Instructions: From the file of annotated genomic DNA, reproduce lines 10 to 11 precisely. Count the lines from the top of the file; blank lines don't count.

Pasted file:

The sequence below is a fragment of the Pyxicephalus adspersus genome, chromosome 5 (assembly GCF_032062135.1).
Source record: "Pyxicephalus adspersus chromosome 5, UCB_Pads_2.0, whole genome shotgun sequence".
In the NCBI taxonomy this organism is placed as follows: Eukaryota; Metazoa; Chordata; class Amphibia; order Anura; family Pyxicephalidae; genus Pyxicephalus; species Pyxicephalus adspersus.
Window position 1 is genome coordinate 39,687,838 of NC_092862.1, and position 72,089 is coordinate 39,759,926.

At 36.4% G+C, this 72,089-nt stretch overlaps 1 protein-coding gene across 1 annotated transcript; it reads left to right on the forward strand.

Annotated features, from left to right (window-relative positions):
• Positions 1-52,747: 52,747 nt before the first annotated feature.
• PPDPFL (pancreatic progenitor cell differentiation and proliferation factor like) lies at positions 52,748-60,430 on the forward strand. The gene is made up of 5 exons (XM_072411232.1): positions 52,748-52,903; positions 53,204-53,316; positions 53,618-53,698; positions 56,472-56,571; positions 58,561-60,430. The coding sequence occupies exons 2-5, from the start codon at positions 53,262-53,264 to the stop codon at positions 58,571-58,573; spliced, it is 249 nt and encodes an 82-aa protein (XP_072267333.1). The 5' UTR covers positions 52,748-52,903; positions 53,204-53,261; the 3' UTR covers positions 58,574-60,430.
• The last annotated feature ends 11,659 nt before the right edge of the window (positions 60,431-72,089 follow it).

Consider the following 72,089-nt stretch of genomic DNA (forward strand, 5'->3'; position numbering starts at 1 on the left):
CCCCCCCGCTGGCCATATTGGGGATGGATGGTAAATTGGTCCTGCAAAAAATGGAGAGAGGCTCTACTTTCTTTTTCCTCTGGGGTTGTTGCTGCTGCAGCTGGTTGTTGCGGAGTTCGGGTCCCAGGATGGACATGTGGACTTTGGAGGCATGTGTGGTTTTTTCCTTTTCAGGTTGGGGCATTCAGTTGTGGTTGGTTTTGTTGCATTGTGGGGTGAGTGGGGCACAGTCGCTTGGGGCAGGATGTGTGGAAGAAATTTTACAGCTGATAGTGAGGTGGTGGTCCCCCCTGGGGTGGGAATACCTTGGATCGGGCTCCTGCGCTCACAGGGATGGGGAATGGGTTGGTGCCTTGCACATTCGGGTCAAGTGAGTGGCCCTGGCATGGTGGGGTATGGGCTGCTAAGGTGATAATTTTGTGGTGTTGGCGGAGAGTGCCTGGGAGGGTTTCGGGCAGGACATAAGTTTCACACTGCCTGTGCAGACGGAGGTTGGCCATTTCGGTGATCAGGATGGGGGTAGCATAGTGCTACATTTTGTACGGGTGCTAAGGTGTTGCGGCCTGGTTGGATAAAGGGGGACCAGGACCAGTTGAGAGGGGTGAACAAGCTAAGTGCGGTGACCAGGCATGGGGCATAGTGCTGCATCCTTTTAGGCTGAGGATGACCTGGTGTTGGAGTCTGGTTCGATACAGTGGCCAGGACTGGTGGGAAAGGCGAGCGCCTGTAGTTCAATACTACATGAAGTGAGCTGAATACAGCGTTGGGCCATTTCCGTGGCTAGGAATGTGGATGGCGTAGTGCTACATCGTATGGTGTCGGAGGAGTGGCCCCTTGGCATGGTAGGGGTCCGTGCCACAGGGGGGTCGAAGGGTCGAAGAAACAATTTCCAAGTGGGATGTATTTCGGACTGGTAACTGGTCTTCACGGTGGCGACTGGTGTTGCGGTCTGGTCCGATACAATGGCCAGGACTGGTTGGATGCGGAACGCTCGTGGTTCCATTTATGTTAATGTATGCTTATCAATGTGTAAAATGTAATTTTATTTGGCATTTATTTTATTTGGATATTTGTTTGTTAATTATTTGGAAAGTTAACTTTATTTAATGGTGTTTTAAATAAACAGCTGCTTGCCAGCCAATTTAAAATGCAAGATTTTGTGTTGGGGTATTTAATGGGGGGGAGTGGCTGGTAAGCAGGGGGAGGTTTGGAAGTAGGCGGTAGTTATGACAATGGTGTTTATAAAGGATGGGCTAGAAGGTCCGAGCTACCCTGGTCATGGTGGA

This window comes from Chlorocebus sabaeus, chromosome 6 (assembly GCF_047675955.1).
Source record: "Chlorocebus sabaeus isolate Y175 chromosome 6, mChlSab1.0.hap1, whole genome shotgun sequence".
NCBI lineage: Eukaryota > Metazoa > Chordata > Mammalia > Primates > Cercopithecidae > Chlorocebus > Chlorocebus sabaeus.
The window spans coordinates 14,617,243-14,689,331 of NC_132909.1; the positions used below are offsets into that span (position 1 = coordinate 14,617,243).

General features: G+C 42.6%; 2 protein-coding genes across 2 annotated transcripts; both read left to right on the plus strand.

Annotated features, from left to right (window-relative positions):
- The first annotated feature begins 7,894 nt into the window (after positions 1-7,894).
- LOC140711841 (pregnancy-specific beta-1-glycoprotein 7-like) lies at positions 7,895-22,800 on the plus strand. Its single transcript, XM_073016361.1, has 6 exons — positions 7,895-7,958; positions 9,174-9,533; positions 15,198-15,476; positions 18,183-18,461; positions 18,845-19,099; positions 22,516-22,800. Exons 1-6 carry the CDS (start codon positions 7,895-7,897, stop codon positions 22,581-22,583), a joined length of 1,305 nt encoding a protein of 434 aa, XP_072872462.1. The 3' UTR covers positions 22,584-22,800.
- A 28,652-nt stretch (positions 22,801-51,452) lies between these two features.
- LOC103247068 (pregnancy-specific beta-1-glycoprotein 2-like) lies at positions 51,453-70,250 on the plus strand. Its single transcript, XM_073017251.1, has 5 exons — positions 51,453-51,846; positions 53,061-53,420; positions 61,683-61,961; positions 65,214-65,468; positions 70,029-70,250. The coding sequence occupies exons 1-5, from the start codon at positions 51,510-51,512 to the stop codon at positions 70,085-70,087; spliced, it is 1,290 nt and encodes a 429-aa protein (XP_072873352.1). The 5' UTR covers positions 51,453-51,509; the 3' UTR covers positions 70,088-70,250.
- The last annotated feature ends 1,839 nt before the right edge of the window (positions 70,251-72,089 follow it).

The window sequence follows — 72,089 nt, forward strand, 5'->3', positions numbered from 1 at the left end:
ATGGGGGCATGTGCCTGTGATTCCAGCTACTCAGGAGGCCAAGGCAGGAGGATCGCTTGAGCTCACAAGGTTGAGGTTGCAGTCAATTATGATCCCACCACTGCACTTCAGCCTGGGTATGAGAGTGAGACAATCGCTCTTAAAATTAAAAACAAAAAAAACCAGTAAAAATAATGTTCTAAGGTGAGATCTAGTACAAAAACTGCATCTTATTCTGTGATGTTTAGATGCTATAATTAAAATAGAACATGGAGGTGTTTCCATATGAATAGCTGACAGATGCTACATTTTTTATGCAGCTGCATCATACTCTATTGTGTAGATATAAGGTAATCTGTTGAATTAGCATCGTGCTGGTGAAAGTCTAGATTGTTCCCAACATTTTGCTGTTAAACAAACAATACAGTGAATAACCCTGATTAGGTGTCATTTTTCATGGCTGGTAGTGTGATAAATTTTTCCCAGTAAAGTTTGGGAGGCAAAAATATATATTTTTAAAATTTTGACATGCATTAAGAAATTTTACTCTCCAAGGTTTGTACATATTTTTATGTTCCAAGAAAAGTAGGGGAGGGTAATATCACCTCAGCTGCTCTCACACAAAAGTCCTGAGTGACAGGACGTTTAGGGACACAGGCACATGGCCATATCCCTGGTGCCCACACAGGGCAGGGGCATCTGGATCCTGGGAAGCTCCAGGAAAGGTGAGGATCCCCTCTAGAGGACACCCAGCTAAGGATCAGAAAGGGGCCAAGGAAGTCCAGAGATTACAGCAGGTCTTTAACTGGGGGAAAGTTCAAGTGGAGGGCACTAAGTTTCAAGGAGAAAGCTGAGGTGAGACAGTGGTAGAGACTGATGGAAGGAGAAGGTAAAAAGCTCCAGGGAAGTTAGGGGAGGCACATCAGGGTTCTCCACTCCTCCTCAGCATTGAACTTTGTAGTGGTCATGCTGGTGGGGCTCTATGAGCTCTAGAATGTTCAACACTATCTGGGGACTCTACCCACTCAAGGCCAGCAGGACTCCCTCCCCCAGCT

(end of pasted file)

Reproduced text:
Consider the following 72,089-nt stretch of genomic DNA (forward strand, 5'->3'; position numbering starts at 1 on the left):
CCCCCCCGCTGGCCATATTGGGGATGGATGGTAAATTGGTCCTGCAAAAAATGGAGAGAGGCTCTACTTTCTTTTTCCTCTGGGGTTGTTGCTGCTGCAGCTGGTTGTTGCGGAGTTCGGGTCCCAGGATGGACATGTGGACTTTGGAGGCATGTGTGGTTTTTTCCTTTTCAGGTTGGGGCATTCAGTTGTGGTTGGTTTTGTTGCATTGTGGGGTGAGTGGGGCACAGTCGCTTGGGGCAGGATGTGTGGAAGAAATTTTACAGCTGATAGTGAGGTGGTGGTCCCCCCTGGGGTGGGAATACCTTGGATCGGGCTCCTGCGCTCACAGGGATGGGGAATGGGTTGGTGCCTTGCACATTCGGGTCAAGTGAGTGGCCCTGGCATGGTGGGGTATGGGCTGCTAAGGTGATAATTTTGTGGTGTTGGCGGAGAGTGCCTGGGAGGGTTTCGGGCAGGACATAAGTTTCACACTGCCTGTGCAGACGGAGGTTGGCCATTTCGGTGATCAGGATGGGGGTAGCATAGTGCTACATTTTGTACGGGTGCTAAGGTGTTGCGGCCTGGTTGGATAAAGGGGGACCAGGACCAGTTGAGAGGGGTGAACAAGCTAAGTGCGGTGACCAGGCATGGGGCATAGTGCTGCATCCTTTTAGGCTGAGGATGACCTGGTGTTGGAGTCTGGTTCGATACAGTGGCCAGGACTGGTGGGAAAGGCGAGCGCCTGTAGTTCAATACTACATGAAGTGAGCTGAATACAGCGTTGGGCCATTTCCGTGGCTAGGAATGTGGATGGCGTAGTGCTACATCGTATGGTGTCGGAGGAGTGGCCCCTTGGCATGGTAGGGGTCCGTGCCACAGGGGGGTCGAAGGGTCGAAGAAACAATTTCCAAGTGGGATGTATTTCGGACTGGTAACTGGTCTTCACGGTGGCGACTGGTGTTGCGGTCTGGTCCGATACAATGGCCAGGACTGGTTGGATGCGGAACGCTCGTGGTTCCATTTATGTTAATGTATGCTTATCAATGTGTAAAATGTAATTTTATTTGGCATTTATTTTATTTGGATATTTGTTTGTTAATTATTTGGAAAGTTAACTTTATTTAATGGTGTTTTAAATAAACAGCTGCTTGCCAGCCAATTTAAAATGCAAGATTTTGTGTTGGGGTATTTAATGGGGGGGAGTGGCTGGTAAGCAGGGGGAGGTTTGGAAGTAGGCGGTAGTTATGACAATGGTGTTTATAAAGGATGGGCTAGAAGGTCCGAGCTACCCTGGTCATGGTGGA